We all receive those coupons in the mail — 20 percent off at a favorite houseware store, or buy one-get one at the local pizzeria.
The Federal Trade Commission has tips for stopping unsolicited offers and coupons if you don't want to receive them in the mail. But perhaps you look forward to those coupons, because you actually use them. What then?
Like registering for school, signing up for hotel wifi or anything else that asks for your personal information, ask first who is receiving it and what they will do with it. Does the store shred the coupons after receiving them? Toss them whole into the dumpster? Leave them sitting around the counter for the next patron to see?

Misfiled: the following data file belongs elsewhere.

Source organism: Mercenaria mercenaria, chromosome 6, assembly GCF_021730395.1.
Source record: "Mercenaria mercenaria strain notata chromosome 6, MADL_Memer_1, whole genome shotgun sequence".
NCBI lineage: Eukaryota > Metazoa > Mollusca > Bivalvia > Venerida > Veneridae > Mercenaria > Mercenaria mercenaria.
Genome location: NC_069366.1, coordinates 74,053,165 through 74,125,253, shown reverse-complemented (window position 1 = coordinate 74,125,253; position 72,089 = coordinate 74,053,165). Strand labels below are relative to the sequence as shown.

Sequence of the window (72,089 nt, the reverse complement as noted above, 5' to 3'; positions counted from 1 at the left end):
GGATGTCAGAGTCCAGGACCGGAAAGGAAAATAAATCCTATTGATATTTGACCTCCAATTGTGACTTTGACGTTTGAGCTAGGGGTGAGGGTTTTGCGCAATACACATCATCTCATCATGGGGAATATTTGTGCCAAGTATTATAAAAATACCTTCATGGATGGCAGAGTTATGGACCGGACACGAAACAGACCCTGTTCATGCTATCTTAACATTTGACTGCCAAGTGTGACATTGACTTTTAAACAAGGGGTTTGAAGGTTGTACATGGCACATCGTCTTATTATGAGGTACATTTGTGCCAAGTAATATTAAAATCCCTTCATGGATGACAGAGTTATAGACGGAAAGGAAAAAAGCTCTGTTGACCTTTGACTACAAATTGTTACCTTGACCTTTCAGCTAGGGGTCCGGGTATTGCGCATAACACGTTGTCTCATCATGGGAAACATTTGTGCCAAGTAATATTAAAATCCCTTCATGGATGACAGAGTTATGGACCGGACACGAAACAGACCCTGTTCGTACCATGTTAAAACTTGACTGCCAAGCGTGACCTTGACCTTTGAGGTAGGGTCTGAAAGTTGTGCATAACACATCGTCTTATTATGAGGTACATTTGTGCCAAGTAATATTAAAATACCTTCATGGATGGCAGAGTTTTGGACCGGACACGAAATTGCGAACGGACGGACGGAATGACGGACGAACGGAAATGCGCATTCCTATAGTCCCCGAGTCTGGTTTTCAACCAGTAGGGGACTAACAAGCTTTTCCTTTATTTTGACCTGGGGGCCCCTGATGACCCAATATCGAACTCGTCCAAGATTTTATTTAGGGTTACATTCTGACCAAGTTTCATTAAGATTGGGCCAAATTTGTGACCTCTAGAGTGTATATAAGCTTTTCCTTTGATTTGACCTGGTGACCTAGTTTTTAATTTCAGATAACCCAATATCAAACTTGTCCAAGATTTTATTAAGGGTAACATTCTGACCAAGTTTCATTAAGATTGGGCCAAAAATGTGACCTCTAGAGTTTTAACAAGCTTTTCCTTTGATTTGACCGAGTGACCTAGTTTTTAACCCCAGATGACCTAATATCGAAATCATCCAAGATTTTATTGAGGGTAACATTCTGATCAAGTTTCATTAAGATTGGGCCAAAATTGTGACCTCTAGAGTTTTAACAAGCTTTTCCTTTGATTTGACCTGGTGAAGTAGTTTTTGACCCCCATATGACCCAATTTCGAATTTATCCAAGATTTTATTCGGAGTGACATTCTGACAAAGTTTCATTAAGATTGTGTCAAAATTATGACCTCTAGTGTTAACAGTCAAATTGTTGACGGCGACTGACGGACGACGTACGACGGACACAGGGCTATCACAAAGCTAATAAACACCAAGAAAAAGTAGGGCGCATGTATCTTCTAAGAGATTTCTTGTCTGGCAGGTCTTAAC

Also, think about who might get their hands on your coupon before you even redeem it. Similar to carrying your Medicare card, these coupons often have personal information on them. If your purse is stolen or car broken into, you don't want to worry about an identity thief knowing where you shop and what your address is.
If you aren't comfortable with a store's answers to the above questions, consider whether that discount makes up for your uncertainty. Your peace of mind might be worth the extra money you will spend by not using a coupon or special offer.